Ted Fendt’s Outside Noise is largely noiseless. Without background music, following the lives of three women traveling back and forth between Vienna and Berlin, Fendt’s low-low-budget film echoes the noise around them—a car horn here, birds chirping there, distant conversations from others that provide some sense of shelter for our own chats with others. It would be inaccurate to call it a comedy or a drama or any other genre; it just exists. 

Only 61 minutes, Outside Noise represents Fendt’s latest effort at an even more minute form of independent cinema, small in budget, scope, and action. It’s minimal in every capacity. Instead he wants the audience to spend not-so-quality time with his leads, two of whom co-wrote the film. This time, permeated by bursts of random conversation, gives viewers a microscopic amount of background, capturing the feelings between this rotating group of friends, seeking to catch an aura more than a detailed description of each person. The young women talk about the familiarity of places, insomnia, restlessness, temporality, and the subconscious through short, direct moments, never allowing conversation to travel deeper than a few minutes. 

Outside Noise has no desire to inject stress or unneeded tension. It’s not attempting to provoke or manipulate, instead existing as a lens in which to see the lives of three people who still don’t have it all figured out. It’s a hangout film, a walkabout film, a party film, as the women attend a small gathering hosted by an old classmate, played by an awkward, mansplaining Fendt. The rest includes plenty of walking, sitting, and sleeping, all of which seem to be done between the hours of 1-5 pm.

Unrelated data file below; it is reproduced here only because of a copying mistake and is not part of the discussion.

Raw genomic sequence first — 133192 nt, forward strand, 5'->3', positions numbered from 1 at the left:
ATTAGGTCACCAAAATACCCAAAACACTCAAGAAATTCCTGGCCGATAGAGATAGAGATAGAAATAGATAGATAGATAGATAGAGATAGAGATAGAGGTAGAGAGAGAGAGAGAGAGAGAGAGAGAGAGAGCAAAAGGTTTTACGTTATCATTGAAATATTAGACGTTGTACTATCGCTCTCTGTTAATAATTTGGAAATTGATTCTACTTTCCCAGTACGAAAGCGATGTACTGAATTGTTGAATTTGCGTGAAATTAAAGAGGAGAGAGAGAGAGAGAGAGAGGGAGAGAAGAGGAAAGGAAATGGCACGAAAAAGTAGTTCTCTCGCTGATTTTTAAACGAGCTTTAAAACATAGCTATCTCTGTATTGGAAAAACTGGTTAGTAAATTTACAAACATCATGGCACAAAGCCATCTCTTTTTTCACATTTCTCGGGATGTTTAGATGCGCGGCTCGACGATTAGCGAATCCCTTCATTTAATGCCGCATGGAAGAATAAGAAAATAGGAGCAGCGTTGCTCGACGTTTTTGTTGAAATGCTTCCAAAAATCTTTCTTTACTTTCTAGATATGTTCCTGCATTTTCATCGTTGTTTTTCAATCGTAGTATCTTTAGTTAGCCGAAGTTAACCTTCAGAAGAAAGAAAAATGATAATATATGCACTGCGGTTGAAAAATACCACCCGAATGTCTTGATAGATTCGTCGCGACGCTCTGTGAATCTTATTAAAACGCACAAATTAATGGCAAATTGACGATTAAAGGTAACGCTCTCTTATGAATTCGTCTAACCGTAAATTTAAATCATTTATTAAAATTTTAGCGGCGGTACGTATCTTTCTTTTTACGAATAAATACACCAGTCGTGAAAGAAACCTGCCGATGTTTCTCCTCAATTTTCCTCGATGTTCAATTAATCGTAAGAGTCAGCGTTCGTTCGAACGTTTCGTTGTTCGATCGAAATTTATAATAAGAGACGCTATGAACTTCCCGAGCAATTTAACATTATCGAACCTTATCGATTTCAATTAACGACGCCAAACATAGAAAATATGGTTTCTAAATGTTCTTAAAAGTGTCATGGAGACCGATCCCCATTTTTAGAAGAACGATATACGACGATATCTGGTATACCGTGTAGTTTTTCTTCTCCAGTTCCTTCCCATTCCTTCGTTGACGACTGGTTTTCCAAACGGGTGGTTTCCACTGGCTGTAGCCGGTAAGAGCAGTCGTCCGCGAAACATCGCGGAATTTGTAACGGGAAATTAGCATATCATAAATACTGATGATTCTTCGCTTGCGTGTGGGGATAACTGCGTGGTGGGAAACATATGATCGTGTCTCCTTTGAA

The only throughline is Daniela (Daniela Zahlner) and her insomnia. It’s discussed in a variety of ways, becoming more relatable and tangible as the days pass her by. She talks about her inability to sleep after empty days and her ongoing discomfort, giving the film an uneasy sense of time, or lack thereof. Each scene contains a hazy light captured by an always-whirring 16mm film, a humming noise heard below these women’s lives. There’s no way to track the number of days that fly by during Outside Noise, weeks or months of time collapsed into natural, ephemeral dialogue. Characters feel more remote than intimate, the temporary nature of everything on display, with Fendt happy to show it all in a docufiction style. 

In one particular scene the women talk about trauma and different methods used to feel better. They discuss communicating with the subconscious with a pendant around one of the girl’s necks, using focus and oneness to connect with the depth of themselves. And that’s the essence of Fendt’s project: a collection of the conversations had between friends and acquaintances that feel both too personal and completely temporary. 

Fendt’s film is concerned with these times of transition, phases of passage that lead to fleeting ideas of where to live, sleep problems associated with stagnation, and momentary lapses in the concrete nature of life while sitting by a river. It could last five hours and it’s unlikely Fendt would ever give these characters a firm backstory. But it’s a leisurely 61 minutes, never needing to rush towards an incident or conclusion. It’s formless and meandering, incomplete and unassuming—lifelike. 

Outside Noise screened at the New York Film Festival. 

Grade: B-

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